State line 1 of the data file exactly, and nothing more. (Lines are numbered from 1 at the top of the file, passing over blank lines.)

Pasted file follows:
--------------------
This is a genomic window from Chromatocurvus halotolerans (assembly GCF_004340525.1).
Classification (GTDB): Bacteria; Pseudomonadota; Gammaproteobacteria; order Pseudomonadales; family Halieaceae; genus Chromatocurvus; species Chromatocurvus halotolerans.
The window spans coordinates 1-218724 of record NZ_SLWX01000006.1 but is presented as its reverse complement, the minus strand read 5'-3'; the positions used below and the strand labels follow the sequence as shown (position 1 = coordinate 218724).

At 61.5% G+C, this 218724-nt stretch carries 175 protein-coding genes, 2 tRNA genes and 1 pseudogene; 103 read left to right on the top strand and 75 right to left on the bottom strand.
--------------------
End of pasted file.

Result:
This is a genomic window from Chromatocurvus halotolerans (assembly GCF_004340525.1).